Latest Kaiser Health News Stories
A combination of factors has led to an “astronomical” increase in mentally ill inmates, followed by increased efforts to identify those who need prescriptions. Some say the meds are underprescribed; others, that they are given inappropriately, without the benefit of comprehensive treatment.
Tyler, Texas, and the surrounding county has the highest suicide rate among the state’s 25 most populous counties, and community leaders are determined to change that.
A device called the Bridge is supposed to mitigate the misery of withdrawal sickness, but scientific evidence doesn’t yet show that it works.
Across the country, community groups, hospitals and government agencies are stepping in to support the estimated 42 million family caregivers.
Revenue from California’s Mental Health Services Act has funded billions of dollars in mental health programs across the state, but finding out what’s available — and to whom — could be a challenge for consumers.
About 2,000 Californians died of opioid overdoses in 2016, but access to medications that treat addiction is limited in some parts of the state.
More than 20,000 Californians were sterilized at state homes and hospitals from 1909 to 1979, most of them women, people with disabilities and immigrants. Now, a state lawmaker wants to provide reparations to the roughly 800 living survivors, many of whom never consented to the procedures or did so under pressure.
A disability rights groups in Texas wants to make sure people who’ve been disabled by gun violence in Texas get a chance to talk to lawmakers.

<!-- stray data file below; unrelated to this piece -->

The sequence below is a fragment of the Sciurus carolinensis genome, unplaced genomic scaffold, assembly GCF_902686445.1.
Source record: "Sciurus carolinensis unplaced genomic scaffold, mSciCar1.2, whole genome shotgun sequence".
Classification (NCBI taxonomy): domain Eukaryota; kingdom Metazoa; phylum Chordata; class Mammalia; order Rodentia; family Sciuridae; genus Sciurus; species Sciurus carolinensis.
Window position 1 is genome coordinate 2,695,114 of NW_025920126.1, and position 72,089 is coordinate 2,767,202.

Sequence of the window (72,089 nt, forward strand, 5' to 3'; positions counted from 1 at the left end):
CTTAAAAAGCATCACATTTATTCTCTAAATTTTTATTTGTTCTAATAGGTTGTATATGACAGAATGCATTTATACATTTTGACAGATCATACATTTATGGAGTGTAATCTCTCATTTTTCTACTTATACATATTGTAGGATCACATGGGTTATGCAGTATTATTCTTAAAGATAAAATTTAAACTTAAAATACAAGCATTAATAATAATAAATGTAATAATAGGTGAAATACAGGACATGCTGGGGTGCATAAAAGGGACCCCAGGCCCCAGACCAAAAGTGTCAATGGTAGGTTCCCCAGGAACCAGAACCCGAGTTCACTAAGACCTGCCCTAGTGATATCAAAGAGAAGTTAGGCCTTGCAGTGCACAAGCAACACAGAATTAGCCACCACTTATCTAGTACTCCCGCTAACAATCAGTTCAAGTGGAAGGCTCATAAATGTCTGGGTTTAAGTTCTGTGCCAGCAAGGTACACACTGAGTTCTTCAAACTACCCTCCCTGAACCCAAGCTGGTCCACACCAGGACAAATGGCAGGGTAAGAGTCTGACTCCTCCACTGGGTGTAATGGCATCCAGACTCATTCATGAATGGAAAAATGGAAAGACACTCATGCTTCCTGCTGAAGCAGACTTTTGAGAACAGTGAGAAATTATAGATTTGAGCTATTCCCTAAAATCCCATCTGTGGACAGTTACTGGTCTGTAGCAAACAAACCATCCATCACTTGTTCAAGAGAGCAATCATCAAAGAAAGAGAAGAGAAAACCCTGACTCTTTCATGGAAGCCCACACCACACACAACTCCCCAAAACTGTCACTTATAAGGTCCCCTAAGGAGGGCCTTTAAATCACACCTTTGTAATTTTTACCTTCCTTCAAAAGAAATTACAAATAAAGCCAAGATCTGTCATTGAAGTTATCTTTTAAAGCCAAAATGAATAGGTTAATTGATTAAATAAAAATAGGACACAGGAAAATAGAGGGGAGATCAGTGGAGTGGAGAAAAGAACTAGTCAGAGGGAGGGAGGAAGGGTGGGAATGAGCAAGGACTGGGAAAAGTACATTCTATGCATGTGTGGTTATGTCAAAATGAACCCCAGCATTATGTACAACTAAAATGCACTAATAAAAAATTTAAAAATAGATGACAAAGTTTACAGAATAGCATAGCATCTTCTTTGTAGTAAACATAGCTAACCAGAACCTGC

More than six months after Hurricane Maria, daily life in Castañer, Puerto Rico, is nowhere close to normal as residents try to deal with the effects of trauma, chronic stress and the continued lack of electricity.
In hopes of reducing an over-reliance on pills for anxiety and pain, the Department of Veterans Affairs has taken a turn toward alternative medicine.
Yamanda Edwards is the only psychiatrist at Martin Luther King, Jr. Community Hospital, caring for residents in South Los Angeles, a community with a shortage of mental health care.
First of all, make sure you have an overdose reversal drug handy. Then prepare for years of vigilance and long-term medication.
Standards for how to investigate and report on overdoses vary widely across states and counties. As a result, opioid overdose deaths often go overlooked in the data reported to the federal government.
Opioid overdoses and related deaths are still climbing, U.S. statistics show. Teasing out which overdoses are intentional can be hard, but is important for treatment, doctors say.
Lawsuits and complaints about sexual harassment are piling up in the health care industry as women take on doctors, peers and co-workers.
California’s legislature will soon take up a bill that would require doctors to screen pregnant women and new mothers for mental health problems. Many doctors oppose the idea, and laws elsewhere haven’t increased the number of moms treated.
Purdue Pharma, whose signature product helped fuel the opioid epidemic, now wants to help treat it — or at least salvage its own reputation.
The research, focused on Los Angeles County, casts a positive light on a 2004 initiative that expanded mental health services statewide. A recent state audit, however, suggested hundreds of millions of dollars from the initiative were piling up, left unspent by counties.
Starting this spring, aspiring doctors at the Oregon Health & Science University must prove they can communicate about difficult subjects ranging from admitting medical mistakes to notifying families about a patient’s death.
An addiction-treatment physician fatally shot a troubled ex-Marine after the man pummeled him inside his California office, police records show. The tragedy illustrates how the limited number of clinics available to prescribe buprenorphine, a drug that all but erases opioid withdrawal, can become crowded, chaotic and dangerous.